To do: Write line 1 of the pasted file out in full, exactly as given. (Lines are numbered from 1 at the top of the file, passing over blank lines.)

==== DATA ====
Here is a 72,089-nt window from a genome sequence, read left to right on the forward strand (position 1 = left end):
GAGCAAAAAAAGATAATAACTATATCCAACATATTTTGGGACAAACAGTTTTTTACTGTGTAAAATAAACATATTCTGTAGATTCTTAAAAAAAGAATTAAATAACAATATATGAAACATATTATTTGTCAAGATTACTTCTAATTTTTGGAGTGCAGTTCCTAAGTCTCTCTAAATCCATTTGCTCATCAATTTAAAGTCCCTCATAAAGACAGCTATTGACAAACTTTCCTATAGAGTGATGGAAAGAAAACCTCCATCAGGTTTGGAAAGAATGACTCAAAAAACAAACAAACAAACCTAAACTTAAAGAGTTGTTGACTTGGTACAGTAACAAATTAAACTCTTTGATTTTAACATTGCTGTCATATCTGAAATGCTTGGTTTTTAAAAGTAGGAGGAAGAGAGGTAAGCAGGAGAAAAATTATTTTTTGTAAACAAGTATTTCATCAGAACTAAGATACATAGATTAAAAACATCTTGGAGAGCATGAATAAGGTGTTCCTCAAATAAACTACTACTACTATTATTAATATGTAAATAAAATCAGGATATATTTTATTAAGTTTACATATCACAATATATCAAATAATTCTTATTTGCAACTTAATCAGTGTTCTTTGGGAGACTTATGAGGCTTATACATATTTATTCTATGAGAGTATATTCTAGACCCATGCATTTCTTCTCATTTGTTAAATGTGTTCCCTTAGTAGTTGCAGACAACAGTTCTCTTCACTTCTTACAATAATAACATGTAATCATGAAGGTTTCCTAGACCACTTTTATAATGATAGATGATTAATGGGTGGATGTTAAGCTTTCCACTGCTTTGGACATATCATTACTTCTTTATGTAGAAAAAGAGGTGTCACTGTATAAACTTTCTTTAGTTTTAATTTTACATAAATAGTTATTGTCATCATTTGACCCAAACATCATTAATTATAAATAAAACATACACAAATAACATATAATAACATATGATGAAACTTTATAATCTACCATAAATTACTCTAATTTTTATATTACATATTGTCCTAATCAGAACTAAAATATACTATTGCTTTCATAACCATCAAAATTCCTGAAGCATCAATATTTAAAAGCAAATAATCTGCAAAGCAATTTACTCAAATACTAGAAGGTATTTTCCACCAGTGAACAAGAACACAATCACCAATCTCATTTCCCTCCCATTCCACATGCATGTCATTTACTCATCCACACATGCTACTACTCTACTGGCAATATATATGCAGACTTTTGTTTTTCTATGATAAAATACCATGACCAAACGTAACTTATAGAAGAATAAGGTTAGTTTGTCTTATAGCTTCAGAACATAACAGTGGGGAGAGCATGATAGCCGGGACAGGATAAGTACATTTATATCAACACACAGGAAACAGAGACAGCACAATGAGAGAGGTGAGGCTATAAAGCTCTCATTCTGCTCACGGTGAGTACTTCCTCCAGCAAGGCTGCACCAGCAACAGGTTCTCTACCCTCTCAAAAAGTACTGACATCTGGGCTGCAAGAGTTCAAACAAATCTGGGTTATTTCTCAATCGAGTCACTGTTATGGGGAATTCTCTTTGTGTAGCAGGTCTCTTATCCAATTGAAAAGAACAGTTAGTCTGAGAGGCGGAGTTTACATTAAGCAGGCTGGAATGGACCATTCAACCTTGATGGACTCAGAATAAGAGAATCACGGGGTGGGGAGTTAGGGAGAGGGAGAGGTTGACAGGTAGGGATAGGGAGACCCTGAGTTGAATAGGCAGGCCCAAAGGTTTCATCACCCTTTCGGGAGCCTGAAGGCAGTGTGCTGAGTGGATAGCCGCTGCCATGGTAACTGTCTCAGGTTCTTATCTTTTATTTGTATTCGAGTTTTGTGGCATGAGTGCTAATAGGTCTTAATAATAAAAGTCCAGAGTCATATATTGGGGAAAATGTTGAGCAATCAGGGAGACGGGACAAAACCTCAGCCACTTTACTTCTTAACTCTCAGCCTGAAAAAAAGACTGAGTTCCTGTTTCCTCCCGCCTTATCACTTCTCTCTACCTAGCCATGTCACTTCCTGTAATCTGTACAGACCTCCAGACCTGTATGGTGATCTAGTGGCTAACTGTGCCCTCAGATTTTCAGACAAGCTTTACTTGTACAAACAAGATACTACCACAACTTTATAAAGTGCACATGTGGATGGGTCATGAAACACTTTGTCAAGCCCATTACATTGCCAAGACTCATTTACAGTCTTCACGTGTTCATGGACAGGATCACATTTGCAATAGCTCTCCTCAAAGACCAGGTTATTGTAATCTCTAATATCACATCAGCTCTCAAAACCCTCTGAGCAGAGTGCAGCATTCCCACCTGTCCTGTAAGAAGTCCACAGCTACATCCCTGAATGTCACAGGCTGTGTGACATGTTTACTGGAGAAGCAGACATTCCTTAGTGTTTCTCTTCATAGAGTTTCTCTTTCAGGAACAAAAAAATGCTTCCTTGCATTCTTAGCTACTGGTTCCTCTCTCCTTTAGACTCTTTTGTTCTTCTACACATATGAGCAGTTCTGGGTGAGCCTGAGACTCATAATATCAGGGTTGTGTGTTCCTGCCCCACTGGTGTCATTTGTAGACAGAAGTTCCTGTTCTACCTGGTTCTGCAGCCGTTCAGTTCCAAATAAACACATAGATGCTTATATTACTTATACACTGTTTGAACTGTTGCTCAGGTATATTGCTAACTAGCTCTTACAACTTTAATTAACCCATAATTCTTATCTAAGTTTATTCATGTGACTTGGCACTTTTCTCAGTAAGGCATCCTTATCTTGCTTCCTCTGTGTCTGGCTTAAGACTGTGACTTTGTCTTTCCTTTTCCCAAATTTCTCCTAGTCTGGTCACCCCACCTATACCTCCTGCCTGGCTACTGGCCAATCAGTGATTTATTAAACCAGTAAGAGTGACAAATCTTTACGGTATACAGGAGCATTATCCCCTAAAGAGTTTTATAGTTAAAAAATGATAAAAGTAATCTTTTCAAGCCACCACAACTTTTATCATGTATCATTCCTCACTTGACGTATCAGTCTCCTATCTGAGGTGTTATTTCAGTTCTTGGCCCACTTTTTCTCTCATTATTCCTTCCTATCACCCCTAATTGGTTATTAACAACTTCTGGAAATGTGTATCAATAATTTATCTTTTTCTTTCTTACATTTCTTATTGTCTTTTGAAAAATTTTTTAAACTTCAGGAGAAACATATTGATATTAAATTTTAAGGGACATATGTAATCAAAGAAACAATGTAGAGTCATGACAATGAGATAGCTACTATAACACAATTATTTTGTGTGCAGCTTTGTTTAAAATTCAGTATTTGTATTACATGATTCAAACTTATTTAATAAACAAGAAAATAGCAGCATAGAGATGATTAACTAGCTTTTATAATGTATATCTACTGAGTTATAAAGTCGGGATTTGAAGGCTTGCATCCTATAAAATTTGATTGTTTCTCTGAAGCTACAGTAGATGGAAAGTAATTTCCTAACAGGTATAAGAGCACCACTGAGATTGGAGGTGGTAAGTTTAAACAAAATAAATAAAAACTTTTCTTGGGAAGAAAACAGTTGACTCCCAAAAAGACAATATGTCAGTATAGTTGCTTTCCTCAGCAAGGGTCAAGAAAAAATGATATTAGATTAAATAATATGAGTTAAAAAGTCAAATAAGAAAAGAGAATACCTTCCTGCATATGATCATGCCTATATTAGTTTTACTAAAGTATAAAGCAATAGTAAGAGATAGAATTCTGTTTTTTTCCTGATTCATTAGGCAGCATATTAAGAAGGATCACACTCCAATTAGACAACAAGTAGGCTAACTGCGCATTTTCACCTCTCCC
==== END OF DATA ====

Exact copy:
Here is a 72,089-nt window from a genome sequence, read left to right on the forward strand (position 1 = left end):